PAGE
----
Exclusive interview of Nepal Foreign Minister Pradeep Kumar Gyawali
Published : Sunday, 23 February, 2020 at 12:00 AM Count : 316
Bangladesh - Nepal bilateral ties has reached new heights in 2020. Nepal Foreign Minister Pradeep Kumar Gyawali was in Dhaka on a three-day visit , scheduled to review the overall aspects of the bilateral relations and exchange views on various topics of mutual interest such as energy, trade, transit, connectivity, tourism and cooperation on regional and multilateral issues. During his visit he gave an in depth exclusive interview to Daily Observer's Assistant Editor Shahriar Feroze.
Daily Observer: Welcome to Bangladesh Foreign Minister Gyawali, would you give an overview of your trip to Dhaka?
Foreign Minister Pradeep Kumar Gyawali (PKG): Thank you for your warm welcome, the bilateral relations between Bangladesh and Nepal are excellent. All of us are well aware about the traditional and historical context behind it. Nepal was the seventh country to have recognised independent Bangladesh. There is a deep emotional attachment between the two countries. We are geographically closely located and have similar types of development challenges.
We also share similar types of values. Altogether the similarities make our relationship unique and close. Despite the proximity and closeness, we must acknowledge that, we have not been able to fully unleash the possibilities especially as far as our economic partnership is concerned.
My latest visit to Dhaka is primarily focused on forging stronger and deeper ties on the economic field which consists of trade promotion, partnership in energy sector, promoting tourism, strengthening connectivity including transit and transport and increased people-to-people contact. I must mention that we are grateful to Bangladesh for allowing us transit facilities for using the domestic ports. Additionally, Bangladesh government has also opened up the Saidpur airport for having regular flights from Nepal. It has strengthened connectivity between the two countries.
I believe our economic ties will get stronger since both countries have political stability and also visionary leadership in place. Furthermore, despite all the challenges and the massive earthquake in 2015, Nepal has managed to achieve over 6.5 % economic growth and last year we achieved 7.1%.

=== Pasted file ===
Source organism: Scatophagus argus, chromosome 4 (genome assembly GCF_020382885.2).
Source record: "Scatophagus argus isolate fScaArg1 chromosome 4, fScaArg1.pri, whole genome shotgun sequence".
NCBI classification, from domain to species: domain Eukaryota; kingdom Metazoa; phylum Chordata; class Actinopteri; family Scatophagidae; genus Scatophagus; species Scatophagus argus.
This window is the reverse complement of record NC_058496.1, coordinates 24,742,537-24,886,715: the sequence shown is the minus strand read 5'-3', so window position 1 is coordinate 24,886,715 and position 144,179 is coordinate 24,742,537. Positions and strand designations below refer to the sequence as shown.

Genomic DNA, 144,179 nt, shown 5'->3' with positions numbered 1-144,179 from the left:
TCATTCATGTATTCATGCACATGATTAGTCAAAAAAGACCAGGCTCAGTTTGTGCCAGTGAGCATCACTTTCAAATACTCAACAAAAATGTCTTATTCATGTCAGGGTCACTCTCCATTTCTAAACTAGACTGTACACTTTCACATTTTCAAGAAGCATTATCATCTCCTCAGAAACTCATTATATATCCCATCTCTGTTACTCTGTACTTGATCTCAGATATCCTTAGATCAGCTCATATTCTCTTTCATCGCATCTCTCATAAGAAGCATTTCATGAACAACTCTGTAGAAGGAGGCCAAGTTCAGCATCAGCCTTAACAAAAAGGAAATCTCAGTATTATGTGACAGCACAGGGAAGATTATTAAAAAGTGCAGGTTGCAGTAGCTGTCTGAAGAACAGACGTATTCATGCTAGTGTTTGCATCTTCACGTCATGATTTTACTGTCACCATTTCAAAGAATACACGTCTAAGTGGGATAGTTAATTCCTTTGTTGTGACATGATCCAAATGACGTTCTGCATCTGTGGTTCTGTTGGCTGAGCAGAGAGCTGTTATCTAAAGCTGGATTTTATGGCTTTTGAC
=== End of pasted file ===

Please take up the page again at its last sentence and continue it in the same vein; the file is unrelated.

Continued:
On the other hand Bangladesh economy has been robustly growing. So this potentials and opportunities are favourable to give a boost to strong bilateral economic partnership. It can also contribute to a greater regional and sub - regional partnerships encompassing the framework of SAARC. However, to that happen it is also very important to have a very active SAARC. Bangladesh, India and Nepal have been proactive and the Motor vehicle agreement is an example to that. Last year and this year too has been significant for the two countries for multiple high level meetings.
Daily Observer: Bangladesh has shown interest on investing as much as $ 1 billion in Nepalese hydropower projects. What are the hurdles and developments? Would you also say a few words on transmission of power related issue discussed between India, Nepal and Bangladesh?
(Nepal Energy and irrigation ministry official) on behalf of PKG: We have a bilateral mechanism starting with a cooperation agreement between energy ministers concerned of the two countries. The recent visit also includes two mechanism meetings for exploring ways and means for Bangladeshi entrepreneurs investing in Nepal energy sector.
We are equipped with two technical teams, one responsible for power generation while the other responsible for transmission. The technical team for generation has already identified a few clauses in the first week of last December, and in upcoming March we also have another bilateral mechanism meeting. We have also identified candidate clauses but we don't know yet what would be the mode of cooperation - whether it will be in the G-TO-G format or if the private sector will get engaged in project developments. Nepalese business entities may also jointly develop the project. However, this issue will be sorted out as times go by.
Regarding the transmission interconnection, recently the GMR project agreement is being promoted concerning the generation of 900 MW of electricity in the western part of Nepal. The PPA or purchase agreement is about to be finalised for 500 MW and the power will be transmitted through Indian power infrastructure entering Bangladesh. We are also in the joint mechanism meetings with our technical team for transmission and discussed another alternative for getting power from Nepal to Bangladesh by using the Chicken's-Neck Corridor ( Siliguri Corridor). One would be to use the existing infrastructure through India and another would be through a direct line.
It will be a kind of tripartite arrangement since India is in a key position here. We have had cooperation for the GMR project with India, so an infrastructure exists. However, the transmission will be either through a dedicated line or by using Indian infrastructure. Possibilities will be analysed in all future joint technical meetings as we will keep maturing on the issue.
On the subject of timeframe, it will take around 5-6 years for constructing the transmission lines. Meanwhile we are also analysing the possibility for using the Indian infrastructure as it is a robust one for transmitting power to Bangladesh.
Nepal has two, regional and sub - regional arrangements on trans-border power trade or transmission and during the fifth BIMSTEC summit we have signed in the BIMSTEC power grid interconnection that gives us one opportunity and secondly, in BBIN framework there are two components. First is the road and second is the grid. So we believe we can develop an option and the Indian response I believe will be positive. If we pay Indian transmission lines we will pay the fee charge and if India provides us with a dedicated line we would either take lease of that line or whatever that arrangement may be.